Most people would love a stable housing market. Sellers, because they would then be able to price their properties appropriately. Buyers, of course, because they want to feel comfortable they aren’t buying right before a market drop. The rest of the country, because they fear a housing collapse would bring down the rest of our fragile economy.
Some see signs of hope (not of price recovery, but of stability).
From the Times:
The inventory of houses for sale is at the highest level in history and some economists say a housing slowdown could bring on a recession …
But the stock market, which hated home builders for much of 2006, now thinks it sees signs of hope …
At first glance, such an opinion seems absurd … [and on second glance, as well???]
At the end of August, the latest figures available, there were 4.5 million homes and condos available for sale, more than double the number in late 2001 and up 35 percent from a year earlier. It was the highest figure ever.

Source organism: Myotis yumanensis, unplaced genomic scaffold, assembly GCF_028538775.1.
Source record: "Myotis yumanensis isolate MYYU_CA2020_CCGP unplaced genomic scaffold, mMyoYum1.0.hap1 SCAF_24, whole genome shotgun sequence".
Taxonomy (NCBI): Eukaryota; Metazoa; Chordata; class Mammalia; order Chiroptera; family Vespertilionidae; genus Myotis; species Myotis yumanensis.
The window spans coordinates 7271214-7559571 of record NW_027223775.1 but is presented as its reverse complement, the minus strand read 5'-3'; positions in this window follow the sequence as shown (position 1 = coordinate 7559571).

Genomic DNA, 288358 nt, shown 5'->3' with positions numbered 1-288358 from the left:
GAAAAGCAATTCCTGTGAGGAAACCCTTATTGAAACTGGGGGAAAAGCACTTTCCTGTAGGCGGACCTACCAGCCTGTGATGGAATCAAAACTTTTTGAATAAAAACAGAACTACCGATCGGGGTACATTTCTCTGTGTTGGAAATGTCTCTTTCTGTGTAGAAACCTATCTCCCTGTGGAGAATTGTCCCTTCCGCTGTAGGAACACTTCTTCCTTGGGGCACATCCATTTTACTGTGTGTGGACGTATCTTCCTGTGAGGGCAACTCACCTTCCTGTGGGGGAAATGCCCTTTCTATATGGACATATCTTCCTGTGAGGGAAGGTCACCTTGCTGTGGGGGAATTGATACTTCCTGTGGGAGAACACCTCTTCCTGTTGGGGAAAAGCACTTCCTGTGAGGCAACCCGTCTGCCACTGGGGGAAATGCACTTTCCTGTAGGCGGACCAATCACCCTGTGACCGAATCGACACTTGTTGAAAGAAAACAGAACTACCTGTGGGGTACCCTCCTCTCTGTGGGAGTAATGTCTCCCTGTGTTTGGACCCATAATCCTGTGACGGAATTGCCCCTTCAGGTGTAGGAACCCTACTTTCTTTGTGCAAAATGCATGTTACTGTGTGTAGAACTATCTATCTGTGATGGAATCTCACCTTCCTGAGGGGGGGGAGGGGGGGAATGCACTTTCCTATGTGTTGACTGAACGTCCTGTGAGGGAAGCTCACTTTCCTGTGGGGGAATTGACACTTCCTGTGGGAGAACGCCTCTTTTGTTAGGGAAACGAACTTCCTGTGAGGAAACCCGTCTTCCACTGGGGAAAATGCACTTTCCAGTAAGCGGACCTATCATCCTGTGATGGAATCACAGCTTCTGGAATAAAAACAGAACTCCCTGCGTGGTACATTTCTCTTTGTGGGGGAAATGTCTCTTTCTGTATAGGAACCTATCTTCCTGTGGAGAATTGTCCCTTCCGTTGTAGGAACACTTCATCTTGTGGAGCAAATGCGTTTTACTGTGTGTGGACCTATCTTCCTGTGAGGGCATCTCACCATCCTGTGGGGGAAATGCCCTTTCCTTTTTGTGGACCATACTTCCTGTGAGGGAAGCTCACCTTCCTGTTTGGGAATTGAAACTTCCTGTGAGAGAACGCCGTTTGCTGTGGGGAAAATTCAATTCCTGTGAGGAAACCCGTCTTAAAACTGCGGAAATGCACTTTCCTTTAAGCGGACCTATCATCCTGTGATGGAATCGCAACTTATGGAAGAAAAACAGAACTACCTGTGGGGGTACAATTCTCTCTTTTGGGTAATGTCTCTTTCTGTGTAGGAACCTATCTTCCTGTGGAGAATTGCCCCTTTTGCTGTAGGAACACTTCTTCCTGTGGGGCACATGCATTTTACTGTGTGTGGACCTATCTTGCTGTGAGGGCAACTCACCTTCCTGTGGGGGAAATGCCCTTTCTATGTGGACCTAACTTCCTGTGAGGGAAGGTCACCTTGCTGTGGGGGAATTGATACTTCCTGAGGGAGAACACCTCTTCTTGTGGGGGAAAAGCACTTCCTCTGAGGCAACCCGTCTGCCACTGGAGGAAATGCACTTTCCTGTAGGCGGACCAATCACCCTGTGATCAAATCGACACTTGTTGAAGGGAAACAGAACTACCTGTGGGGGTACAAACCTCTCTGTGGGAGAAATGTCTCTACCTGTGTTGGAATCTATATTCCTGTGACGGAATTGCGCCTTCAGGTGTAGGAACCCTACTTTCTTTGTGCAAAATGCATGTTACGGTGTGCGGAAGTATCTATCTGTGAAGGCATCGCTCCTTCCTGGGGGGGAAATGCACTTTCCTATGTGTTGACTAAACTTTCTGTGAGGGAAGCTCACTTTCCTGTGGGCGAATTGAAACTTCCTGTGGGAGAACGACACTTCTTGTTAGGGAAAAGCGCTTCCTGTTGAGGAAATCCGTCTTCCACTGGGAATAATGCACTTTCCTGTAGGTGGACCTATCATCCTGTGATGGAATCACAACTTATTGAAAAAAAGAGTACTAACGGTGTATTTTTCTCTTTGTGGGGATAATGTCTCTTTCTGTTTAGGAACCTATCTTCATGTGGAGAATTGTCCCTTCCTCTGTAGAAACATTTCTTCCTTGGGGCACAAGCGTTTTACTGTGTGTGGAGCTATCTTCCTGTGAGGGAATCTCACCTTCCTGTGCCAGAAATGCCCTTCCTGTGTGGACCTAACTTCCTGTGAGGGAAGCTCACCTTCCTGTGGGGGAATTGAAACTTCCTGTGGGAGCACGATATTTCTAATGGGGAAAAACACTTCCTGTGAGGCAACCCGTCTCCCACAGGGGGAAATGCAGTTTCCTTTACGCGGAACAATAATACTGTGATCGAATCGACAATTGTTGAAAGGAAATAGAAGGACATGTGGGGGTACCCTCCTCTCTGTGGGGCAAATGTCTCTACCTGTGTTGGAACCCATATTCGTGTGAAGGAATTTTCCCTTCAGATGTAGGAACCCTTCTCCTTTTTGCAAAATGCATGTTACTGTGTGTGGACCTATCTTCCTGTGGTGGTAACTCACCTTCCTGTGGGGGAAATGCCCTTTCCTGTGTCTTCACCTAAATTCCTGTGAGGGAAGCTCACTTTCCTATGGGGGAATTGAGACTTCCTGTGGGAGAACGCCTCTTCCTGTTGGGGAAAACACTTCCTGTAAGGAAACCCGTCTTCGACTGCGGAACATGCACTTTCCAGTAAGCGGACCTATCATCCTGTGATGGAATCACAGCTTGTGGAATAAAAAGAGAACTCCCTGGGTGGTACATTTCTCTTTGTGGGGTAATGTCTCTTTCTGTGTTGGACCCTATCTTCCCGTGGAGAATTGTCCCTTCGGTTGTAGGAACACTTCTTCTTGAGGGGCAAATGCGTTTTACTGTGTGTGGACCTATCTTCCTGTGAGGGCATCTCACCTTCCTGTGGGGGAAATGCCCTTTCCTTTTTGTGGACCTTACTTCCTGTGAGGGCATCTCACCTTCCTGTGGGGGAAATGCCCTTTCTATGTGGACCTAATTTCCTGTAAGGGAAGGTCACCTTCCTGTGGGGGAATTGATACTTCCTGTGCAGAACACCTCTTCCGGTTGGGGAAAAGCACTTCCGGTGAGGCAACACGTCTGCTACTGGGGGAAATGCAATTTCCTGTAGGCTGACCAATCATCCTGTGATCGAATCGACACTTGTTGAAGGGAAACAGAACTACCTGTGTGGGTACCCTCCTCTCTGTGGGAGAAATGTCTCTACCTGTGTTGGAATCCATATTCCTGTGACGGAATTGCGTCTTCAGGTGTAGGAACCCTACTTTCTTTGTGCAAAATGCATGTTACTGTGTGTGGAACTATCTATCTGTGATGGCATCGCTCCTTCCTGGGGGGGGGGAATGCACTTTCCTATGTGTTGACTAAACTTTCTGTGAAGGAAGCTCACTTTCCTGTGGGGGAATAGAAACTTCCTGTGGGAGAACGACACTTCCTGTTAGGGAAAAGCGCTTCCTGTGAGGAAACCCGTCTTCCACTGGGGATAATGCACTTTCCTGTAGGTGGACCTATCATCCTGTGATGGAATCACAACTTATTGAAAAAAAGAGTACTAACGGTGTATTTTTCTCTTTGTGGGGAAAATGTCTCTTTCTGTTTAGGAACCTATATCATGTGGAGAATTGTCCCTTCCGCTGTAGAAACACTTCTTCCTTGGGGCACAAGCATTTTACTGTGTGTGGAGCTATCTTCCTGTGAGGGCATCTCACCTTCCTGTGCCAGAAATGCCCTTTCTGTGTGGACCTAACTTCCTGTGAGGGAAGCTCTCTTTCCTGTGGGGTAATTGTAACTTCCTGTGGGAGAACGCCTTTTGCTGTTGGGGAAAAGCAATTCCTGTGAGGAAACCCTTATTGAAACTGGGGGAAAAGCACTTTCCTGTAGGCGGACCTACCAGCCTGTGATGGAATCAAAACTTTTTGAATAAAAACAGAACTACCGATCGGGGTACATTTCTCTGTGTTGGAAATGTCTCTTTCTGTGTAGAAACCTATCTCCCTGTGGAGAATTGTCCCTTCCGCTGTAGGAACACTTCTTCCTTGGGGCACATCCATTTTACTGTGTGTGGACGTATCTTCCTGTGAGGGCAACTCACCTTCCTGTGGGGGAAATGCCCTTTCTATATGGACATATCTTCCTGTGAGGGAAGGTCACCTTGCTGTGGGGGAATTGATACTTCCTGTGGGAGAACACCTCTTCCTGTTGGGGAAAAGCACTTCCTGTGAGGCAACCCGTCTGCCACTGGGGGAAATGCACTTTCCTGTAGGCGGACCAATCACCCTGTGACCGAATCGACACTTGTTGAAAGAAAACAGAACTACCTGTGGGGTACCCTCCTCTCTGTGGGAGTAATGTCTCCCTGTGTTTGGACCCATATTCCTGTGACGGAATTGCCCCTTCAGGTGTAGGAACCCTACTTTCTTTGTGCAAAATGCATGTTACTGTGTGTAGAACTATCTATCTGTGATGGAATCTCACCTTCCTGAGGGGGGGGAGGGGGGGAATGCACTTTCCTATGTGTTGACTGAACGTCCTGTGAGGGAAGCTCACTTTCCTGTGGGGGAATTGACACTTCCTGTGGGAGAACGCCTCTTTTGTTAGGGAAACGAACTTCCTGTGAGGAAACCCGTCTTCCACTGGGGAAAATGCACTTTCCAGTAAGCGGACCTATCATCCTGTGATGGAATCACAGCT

[However,] the year-over-year growth in inventories peaked in May, with a 38 percent rise.
The stock market is supposed to forecast the future, turning lower before the bad news and higher before the news grows good. In that regard, it got the decline right, with the Bloomberg United States home builder index, shown in the third chart, peaking in July 2005, when the housing sales statistics were running strong but the inventory numbers had started to edge up.
From the record close to the low this summer, almost exactly a year later, that index fell 46 percent, although even then it was up more than 250 percent from the end of 1999. Since then, it has risen 20 percent, while the Standard & Poorâ€™s 500-stock index is up only 10 percent.
Complete story: Seeing Something to Cheer in a Big but Stabilizing Inventory of Homes – By Floyd Norris, The New York Times